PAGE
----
'Stalemate' fears over long-running Togo protests
Togo's opposition on Thursday rounded off its third protest against the government this week amid concern about a loss of momentum after more than two months of action.
Demonstrators in the capital Lome repeated promises to march for as long as it takes to force President Faure Gnassingbe to quit and end 50 years of rule by his family.
A coalition of 14 opposition parties has organised near weekly protests since late August, calling for the introduction of a two-term limit for presidents and electoral reform.
They want the measures applied retroactively to prevent Gnassingbe from standing at the next two elections in 2020 and 2025, and potentially staying in power until 2030.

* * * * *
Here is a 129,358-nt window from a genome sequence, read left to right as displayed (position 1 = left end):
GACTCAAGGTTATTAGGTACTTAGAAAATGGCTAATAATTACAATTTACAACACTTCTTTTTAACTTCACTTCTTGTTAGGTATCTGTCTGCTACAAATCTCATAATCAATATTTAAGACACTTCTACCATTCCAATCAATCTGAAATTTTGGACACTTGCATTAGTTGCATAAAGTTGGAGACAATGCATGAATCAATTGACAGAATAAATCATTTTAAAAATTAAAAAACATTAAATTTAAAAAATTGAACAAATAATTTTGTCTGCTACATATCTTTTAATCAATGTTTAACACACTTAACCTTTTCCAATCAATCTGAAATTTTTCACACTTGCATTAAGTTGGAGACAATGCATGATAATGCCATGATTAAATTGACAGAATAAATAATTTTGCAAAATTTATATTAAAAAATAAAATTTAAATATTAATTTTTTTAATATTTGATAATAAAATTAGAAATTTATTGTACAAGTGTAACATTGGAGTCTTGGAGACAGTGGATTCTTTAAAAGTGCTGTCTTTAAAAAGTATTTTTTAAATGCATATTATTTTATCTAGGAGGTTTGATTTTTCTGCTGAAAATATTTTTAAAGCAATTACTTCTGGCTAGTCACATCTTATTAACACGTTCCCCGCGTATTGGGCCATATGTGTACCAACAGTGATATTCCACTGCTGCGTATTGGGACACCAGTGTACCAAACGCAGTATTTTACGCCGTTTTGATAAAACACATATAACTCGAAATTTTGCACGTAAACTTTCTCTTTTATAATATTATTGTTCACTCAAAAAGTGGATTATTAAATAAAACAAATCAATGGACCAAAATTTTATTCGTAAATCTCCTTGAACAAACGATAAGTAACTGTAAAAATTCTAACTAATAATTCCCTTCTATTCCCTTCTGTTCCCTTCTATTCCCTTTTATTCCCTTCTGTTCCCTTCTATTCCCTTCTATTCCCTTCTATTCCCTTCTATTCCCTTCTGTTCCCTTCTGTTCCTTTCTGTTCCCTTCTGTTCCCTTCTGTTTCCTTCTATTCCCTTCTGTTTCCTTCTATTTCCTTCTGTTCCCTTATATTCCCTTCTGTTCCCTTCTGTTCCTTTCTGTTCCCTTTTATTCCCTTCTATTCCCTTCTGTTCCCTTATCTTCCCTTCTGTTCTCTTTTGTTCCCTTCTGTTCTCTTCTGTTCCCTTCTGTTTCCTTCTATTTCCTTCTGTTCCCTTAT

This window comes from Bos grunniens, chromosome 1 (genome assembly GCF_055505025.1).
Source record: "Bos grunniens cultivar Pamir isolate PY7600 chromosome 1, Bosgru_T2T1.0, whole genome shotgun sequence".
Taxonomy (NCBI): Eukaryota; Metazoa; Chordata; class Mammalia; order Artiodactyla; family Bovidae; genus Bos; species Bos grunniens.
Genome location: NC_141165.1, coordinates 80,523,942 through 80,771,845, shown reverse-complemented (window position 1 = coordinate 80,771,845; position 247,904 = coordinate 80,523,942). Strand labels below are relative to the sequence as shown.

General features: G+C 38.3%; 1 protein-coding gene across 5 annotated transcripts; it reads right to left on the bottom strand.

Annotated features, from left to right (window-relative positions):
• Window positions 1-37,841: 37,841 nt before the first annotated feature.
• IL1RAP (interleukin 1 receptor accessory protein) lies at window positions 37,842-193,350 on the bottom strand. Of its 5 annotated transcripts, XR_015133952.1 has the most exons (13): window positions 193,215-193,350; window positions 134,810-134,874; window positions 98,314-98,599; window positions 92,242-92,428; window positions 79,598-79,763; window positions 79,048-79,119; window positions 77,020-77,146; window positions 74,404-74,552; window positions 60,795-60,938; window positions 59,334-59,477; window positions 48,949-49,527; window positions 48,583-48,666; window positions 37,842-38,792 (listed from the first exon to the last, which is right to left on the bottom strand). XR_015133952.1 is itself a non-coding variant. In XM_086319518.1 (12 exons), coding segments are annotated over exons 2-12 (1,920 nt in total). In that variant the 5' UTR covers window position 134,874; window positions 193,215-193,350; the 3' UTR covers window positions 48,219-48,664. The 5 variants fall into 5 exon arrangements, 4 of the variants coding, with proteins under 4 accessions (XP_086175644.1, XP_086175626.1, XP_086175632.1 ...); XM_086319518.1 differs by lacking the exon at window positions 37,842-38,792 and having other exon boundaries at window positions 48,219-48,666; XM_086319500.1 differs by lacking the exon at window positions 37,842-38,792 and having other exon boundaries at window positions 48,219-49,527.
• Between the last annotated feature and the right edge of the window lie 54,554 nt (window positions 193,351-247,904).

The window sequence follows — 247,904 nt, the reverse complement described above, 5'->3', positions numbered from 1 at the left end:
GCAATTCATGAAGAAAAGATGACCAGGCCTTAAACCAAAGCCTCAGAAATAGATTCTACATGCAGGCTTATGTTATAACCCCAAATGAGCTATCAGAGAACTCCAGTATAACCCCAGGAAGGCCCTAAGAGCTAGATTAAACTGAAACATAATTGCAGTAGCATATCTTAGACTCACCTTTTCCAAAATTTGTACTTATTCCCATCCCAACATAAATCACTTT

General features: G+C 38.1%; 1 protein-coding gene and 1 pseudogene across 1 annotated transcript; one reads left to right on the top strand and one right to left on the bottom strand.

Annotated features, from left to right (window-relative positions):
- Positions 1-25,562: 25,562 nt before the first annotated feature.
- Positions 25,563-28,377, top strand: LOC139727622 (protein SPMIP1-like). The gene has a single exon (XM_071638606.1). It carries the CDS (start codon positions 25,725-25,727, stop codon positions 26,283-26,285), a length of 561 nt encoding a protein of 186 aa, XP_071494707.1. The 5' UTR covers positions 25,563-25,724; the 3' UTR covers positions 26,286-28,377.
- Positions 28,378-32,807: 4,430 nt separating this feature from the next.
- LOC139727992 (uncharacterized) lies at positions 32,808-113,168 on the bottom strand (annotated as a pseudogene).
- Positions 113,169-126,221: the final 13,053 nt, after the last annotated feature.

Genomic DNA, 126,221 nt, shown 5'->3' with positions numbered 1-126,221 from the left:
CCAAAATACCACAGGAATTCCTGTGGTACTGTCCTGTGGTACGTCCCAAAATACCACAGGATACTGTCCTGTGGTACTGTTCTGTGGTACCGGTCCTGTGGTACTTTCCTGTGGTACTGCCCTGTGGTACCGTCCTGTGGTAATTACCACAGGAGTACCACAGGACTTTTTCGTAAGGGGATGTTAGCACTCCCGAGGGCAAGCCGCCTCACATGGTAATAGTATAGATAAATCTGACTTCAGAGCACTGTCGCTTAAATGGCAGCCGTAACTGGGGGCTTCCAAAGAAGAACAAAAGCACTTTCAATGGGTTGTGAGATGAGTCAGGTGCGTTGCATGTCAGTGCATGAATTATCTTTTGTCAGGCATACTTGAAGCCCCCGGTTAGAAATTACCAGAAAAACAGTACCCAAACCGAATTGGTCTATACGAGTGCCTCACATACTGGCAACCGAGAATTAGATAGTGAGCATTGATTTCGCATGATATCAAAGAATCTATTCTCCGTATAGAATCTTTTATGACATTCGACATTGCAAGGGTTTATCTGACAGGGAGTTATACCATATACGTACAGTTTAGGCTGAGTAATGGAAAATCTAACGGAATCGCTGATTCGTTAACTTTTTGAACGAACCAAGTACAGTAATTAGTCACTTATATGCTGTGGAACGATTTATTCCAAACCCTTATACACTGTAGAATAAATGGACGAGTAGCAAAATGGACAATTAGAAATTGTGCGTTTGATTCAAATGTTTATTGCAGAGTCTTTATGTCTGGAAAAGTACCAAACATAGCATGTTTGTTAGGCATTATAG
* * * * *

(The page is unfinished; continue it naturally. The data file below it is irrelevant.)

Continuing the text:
His father, General Gnassingbe Eyadema, ruled Togo from 1967 to his death in 2005.
A referendum is expected in the coming months on the issue and the government this week indicated it was open to dialogue with the opposition to chart a way forward.
But Comi Toulabor, head of research at the Institute of Politics in Bordeaux, southwest France, said the situation "appears to be at a stalemate".
"The government doesn't seem to want to give in to the protesters at all and the overtures it's claiming to make (calling for talks) aren't overtures," he told AFP.
"He (Gnassingbe) continues to spread terror and kill people using the same methods as his father."
Toulabor said only the intervention of the international community can end the crisis but foreign powers "seem completely disengaged from the problem".
The current power struggle between the government and opposition "could last a long time", which would play to the advantage of Gnassingbe who is hoping to wear down his detractors, he added.